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Magnus Hirschfeld

Magnus Hirschfeld
File:Magnus Hirschfeld.jpg
Bust of Magnus Hirschfeld in the Schwules Museum, Berlin
Born (1868-05-14)14 May 1868
Kolberg, Prussia
Died 14 May 1935(1935-05-14) (aged 67)
Nice, France
Residence Germany, France
Ethnicity German
Known for Institut für Sexualwissenschaft, Scientific Humanitarian Committee

Magnus Hirschfeld (14 May 1868 – 14 May 1935) was a Jewish communist physician and sexologist. An outspoken advocate for sexual minorities, Hirschfeld founded the Scientific Humanitarian Committee, an organization that Dustin Goltz characterizes as having carried out "the first advocacy for homosexual and transgender rights."[1]

Early life

Hirschfeld was born in Kolberg (now Kołobrzeg, Poland) in a Jewish family, the son of a highly regarded physician and 'Medizinalrat' Hermann Hirschfeld. In 1887-1888 he studied philosophy and philology in Breslau, then from 1888-1892 medicine in Strasbourg, Munich, Heidelberg, and Berlin. In 1892 he earned his doctoral degree. After his studies, he traveled through the United States for eight months, visiting the World's Columbian Exposition in Chicago, and living from the proceeds of his writing for German journals. Then he started a naturopathic practice in Magdeburg; in 1896 he moved his practice to Berlin-Charlottenburg.

Sexuality rights activism

Magnus Hirschfeld's career successfully found a balance between medicine and writing. After several years as a general practitioner in Magdeburg, in 1896 he issued a pamphlet, Sappho and Socrates, on homosexual love (under the pseudonym Th. Ramien). In 1897, Hirschfeld founded the Scientific Humanitarian Committee with the publisher Max Spohr, the lawyer Eduard Oberg, and the writer Franz Joseph von Bülow. The group aimed to undertake research to defend the rights of homosexuals and to repeal Paragraph 175, the section of the German penal code that since 1871 had criminalized homosexuality. They argued that the law encouraged blackmail, and the motto of the Committee, "Justice through science", reflected Hirschfeld's belief that a better scientific understanding of homosexuality would eliminate hostility toward homosexuals.

Within the group, some of the members rejected Hirschfeld's approach of asking that homosexuals be treated like disabled people; they argued that this approach meant society might tolerate or pity them, but never treat them as equals. They also disagreed with Hirschfeld's (and Ulrichs's) view that male homosexuals are by nature effeminate. Benedict Friedlaender and some others left the Scientific-Humanitarian Committee and formed another group, the 'Bund für männliche Kultur' or Union for Male Culture, which did not exist long. It argued that male-male love is a simple aspect of virile manliness rather than a special condition.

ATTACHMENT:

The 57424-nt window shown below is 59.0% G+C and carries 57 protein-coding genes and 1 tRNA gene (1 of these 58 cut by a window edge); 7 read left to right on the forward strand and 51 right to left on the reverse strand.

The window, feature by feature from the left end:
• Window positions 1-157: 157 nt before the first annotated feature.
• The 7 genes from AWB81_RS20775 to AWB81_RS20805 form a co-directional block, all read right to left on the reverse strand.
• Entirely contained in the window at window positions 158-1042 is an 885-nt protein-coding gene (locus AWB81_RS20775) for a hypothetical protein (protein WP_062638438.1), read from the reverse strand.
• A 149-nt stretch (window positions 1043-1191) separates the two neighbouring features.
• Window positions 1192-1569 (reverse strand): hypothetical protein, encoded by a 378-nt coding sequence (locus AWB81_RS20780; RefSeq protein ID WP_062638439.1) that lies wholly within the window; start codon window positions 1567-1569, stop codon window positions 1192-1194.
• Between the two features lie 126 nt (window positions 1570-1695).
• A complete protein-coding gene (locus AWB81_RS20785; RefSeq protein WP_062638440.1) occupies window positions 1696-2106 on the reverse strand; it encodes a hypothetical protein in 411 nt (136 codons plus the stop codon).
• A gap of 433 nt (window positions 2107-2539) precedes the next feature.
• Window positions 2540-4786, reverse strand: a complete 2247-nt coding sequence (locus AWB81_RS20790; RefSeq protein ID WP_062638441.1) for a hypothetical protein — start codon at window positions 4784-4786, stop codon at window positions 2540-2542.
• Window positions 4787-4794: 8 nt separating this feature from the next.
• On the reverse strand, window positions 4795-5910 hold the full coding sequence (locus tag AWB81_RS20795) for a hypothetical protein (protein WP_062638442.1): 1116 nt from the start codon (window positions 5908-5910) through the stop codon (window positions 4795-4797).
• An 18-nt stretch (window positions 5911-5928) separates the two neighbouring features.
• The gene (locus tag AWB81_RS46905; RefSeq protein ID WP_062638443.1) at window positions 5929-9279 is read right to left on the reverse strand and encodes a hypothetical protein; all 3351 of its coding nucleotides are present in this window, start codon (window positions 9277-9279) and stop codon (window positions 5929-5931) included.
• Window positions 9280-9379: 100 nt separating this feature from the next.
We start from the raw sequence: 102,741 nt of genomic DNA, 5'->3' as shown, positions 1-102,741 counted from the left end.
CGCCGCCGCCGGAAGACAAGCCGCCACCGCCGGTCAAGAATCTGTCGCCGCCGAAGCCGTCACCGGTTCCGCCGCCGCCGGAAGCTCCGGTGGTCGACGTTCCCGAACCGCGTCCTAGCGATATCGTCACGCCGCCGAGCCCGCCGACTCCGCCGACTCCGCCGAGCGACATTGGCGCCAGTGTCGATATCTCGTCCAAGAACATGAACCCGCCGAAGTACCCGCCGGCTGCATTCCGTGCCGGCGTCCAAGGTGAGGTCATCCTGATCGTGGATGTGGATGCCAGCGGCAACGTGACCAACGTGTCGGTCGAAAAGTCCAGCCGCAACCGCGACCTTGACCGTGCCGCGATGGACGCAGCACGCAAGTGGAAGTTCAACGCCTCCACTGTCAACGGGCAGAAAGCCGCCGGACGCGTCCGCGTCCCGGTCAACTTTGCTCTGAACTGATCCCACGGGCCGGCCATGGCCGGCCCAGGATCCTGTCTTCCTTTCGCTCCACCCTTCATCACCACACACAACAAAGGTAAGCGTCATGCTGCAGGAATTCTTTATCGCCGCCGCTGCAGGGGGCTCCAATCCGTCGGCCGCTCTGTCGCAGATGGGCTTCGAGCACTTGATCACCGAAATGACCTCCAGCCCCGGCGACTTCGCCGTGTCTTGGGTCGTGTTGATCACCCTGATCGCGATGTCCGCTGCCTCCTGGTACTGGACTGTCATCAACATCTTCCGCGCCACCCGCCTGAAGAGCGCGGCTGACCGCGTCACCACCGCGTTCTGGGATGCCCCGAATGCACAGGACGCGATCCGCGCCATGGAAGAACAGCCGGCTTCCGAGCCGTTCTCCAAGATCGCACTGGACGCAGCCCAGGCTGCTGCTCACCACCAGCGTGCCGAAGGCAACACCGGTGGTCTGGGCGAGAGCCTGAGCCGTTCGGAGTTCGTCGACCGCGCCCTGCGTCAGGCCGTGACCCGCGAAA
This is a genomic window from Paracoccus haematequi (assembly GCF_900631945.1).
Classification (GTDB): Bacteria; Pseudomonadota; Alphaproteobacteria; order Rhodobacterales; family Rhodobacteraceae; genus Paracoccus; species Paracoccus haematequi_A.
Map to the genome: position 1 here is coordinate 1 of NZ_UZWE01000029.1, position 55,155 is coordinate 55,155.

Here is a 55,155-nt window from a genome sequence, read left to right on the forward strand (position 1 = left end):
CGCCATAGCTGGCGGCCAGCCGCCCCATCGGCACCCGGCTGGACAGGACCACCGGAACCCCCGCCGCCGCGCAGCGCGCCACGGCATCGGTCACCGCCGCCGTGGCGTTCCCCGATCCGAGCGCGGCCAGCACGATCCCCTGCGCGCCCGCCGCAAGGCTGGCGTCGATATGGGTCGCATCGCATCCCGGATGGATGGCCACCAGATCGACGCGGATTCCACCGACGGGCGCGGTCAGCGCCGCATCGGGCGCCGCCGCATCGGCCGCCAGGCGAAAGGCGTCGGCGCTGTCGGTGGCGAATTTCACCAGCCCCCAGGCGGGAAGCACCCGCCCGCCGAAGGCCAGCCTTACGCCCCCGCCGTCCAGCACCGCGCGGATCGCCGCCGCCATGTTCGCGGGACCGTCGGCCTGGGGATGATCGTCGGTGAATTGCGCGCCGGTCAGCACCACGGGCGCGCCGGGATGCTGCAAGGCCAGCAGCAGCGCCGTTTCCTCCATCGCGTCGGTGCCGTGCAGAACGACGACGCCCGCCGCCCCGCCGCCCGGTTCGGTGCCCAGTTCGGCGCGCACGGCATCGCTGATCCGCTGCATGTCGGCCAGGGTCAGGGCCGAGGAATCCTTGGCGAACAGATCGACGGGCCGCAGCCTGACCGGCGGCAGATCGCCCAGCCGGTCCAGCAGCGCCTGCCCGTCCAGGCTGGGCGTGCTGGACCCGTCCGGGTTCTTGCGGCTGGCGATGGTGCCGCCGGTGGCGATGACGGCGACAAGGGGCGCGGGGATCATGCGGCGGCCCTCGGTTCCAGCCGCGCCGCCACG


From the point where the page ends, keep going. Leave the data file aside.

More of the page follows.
The Scientific-Humanitarian Committee, under Hirschfeld's leadership, gathered over 5000 signatures from prominent Germans on a petition to overturn Paragraph 175. Signatories included Albert Einstein, Hermann Hesse, Käthe Kollwitz, Thomas Mann, Heinrich Mann, Rainer Maria Rilke, August Bebel, Max Brod, Karl Kautsky, Stefan Zweig, Gerhart Hauptmann, Martin Buber, Richard von Krafft-Ebing and Eduard Bernstein.

The bill was brought before the Reichstag in 1898, but was only supported by a minority from the Social Democratic Party of Germany, prompting Hirschfeld to consider what would, in a later era, be described as "outing": forcing some of the prominent and secretly homosexual lawmakers who had remained silent out of the closet. The bill continued to come before parliament, and eventually began to make progress in the 1920s before the takeover of the Nazi Party obliterated any hopes for reform.

In 1921 Hirschfeld organised the First Congress for Sexual Reform, which led to the formation of the World League for Sexual Reform. Congresses were held in Copenhagen (1928), London (1929), Vienna (1930), and Brno (1932).